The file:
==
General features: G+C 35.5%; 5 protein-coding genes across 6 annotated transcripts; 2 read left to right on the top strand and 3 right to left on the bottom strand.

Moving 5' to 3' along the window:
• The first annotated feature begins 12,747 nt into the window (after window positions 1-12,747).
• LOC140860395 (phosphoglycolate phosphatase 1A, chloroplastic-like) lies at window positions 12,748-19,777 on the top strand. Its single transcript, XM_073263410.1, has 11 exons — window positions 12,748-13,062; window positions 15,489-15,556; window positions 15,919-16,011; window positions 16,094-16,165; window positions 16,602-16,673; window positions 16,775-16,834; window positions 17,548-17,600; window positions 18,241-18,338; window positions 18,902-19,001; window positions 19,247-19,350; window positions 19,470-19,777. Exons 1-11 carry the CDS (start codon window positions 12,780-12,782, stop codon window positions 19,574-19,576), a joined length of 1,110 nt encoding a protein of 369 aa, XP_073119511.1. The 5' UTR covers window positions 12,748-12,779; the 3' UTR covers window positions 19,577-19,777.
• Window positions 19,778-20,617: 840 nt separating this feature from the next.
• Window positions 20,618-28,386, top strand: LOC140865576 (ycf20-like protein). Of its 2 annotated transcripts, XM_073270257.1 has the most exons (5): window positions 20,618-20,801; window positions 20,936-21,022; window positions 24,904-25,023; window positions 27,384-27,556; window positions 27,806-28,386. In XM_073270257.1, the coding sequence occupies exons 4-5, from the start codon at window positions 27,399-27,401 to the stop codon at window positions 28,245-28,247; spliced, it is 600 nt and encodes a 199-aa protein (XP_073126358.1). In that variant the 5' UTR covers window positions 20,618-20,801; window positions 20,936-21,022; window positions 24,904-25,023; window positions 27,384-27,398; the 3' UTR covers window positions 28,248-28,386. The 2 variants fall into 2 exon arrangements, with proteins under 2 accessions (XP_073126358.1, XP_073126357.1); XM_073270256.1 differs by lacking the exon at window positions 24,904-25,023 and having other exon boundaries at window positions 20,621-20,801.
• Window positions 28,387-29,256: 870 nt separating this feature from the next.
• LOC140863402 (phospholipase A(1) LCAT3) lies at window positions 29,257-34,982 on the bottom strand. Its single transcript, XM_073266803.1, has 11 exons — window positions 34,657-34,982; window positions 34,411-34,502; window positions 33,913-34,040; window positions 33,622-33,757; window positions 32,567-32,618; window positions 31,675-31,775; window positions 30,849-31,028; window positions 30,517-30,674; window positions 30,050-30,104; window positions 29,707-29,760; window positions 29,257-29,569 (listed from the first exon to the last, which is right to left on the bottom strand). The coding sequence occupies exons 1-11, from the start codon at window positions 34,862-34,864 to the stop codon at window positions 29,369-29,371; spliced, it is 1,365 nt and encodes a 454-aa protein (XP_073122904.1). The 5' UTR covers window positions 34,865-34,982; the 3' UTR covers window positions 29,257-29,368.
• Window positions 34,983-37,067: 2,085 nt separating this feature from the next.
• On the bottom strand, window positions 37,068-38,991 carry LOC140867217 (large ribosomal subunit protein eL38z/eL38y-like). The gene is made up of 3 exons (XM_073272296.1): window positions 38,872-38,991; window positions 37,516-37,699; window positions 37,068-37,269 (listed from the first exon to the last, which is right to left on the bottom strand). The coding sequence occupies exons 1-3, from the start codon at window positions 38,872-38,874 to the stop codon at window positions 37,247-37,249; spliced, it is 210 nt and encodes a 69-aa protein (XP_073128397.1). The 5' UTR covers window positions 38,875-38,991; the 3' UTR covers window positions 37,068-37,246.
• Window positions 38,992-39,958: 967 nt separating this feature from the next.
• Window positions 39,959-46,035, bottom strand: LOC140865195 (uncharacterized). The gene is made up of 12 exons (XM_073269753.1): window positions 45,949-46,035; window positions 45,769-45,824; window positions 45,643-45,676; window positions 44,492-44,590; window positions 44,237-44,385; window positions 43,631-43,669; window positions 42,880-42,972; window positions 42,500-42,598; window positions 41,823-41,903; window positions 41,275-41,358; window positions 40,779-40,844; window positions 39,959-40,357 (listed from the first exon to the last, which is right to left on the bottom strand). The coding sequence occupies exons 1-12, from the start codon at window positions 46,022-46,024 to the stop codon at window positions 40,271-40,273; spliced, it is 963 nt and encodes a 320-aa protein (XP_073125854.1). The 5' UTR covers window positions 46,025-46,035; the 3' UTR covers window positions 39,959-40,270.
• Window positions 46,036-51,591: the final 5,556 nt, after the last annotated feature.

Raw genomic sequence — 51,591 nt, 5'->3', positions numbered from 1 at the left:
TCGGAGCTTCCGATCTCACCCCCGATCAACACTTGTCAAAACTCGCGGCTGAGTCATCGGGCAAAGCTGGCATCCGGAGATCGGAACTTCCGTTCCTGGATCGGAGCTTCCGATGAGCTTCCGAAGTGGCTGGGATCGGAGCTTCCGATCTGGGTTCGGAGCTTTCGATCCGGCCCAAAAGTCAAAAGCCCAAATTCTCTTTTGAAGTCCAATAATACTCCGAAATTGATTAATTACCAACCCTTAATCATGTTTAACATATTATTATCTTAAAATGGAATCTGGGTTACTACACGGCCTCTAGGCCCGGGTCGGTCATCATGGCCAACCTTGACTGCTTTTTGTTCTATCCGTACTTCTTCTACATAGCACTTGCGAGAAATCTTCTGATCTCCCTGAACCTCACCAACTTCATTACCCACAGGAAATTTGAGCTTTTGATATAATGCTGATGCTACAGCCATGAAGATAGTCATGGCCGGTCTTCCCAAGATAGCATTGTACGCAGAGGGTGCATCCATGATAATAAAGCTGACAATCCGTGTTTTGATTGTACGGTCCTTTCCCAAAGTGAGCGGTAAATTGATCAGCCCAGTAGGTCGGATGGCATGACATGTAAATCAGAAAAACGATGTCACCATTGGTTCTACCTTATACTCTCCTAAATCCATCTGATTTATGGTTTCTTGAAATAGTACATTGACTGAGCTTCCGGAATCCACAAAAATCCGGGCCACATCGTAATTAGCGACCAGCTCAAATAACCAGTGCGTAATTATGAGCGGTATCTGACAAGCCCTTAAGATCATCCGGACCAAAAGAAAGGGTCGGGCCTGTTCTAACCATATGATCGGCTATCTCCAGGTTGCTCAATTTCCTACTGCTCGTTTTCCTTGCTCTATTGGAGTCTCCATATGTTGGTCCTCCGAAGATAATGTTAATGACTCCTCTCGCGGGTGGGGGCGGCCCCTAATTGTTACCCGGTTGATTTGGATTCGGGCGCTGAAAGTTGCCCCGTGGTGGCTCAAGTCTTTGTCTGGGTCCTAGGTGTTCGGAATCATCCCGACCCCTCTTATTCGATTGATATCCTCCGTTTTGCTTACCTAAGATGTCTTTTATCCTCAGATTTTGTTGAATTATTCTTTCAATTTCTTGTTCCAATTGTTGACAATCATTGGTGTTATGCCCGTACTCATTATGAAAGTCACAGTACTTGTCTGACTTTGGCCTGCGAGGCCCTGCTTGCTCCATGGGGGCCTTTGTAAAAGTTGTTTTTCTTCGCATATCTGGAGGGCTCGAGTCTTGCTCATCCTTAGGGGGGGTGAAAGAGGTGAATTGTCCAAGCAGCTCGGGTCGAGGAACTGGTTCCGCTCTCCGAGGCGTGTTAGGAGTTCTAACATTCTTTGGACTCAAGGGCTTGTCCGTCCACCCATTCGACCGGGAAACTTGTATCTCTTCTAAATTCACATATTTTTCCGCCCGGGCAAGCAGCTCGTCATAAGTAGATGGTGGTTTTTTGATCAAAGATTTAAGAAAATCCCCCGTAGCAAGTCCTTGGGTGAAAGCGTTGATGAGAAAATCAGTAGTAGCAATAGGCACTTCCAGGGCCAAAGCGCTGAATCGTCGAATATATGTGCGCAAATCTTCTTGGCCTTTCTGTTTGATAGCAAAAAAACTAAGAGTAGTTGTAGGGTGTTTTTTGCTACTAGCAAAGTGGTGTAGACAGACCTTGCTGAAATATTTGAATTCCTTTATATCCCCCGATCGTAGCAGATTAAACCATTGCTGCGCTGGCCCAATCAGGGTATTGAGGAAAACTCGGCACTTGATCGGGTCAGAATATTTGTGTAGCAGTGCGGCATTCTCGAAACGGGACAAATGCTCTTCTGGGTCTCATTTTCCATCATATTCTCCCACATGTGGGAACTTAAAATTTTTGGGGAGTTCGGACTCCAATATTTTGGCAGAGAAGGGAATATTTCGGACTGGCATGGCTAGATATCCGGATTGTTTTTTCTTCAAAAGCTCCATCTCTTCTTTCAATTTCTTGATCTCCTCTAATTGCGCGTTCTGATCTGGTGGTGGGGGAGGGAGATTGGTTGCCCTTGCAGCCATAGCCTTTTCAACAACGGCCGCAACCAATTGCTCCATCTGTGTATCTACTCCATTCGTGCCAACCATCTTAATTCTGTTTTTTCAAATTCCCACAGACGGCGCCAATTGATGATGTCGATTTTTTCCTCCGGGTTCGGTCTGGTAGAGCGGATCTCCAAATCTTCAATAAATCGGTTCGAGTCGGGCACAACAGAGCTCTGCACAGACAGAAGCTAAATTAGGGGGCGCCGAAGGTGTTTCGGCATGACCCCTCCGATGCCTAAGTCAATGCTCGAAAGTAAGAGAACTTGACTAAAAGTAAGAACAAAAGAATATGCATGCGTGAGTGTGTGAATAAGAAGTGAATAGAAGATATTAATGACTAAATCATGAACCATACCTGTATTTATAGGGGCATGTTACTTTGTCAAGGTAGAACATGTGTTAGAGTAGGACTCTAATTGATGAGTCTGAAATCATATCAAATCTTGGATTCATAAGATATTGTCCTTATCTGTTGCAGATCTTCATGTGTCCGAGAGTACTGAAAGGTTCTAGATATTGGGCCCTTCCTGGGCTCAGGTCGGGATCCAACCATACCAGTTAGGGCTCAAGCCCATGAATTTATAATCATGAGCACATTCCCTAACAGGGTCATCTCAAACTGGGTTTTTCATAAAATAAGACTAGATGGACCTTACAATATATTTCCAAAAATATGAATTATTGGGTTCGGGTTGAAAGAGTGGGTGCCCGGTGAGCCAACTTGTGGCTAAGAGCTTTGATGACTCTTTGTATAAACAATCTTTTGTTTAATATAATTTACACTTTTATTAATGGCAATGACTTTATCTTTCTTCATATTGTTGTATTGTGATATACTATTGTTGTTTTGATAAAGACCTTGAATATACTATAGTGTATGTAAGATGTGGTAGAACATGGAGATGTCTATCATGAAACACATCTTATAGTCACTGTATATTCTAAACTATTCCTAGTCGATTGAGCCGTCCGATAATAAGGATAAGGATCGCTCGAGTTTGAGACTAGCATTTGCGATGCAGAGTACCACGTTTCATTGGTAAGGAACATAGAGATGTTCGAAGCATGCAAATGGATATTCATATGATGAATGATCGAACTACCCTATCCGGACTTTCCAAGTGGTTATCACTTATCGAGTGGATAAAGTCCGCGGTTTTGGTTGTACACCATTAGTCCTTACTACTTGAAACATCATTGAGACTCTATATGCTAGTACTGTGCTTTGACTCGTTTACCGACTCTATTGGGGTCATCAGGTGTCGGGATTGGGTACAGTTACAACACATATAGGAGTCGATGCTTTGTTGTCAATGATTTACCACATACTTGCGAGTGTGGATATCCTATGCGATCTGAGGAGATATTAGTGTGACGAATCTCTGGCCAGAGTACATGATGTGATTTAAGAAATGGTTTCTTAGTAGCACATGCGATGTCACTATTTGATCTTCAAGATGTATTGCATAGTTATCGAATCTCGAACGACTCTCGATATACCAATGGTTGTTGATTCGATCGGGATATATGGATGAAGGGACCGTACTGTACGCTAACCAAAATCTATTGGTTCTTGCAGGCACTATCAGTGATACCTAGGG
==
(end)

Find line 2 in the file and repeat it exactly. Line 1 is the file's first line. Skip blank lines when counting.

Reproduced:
Moving 5' to 3' along the window: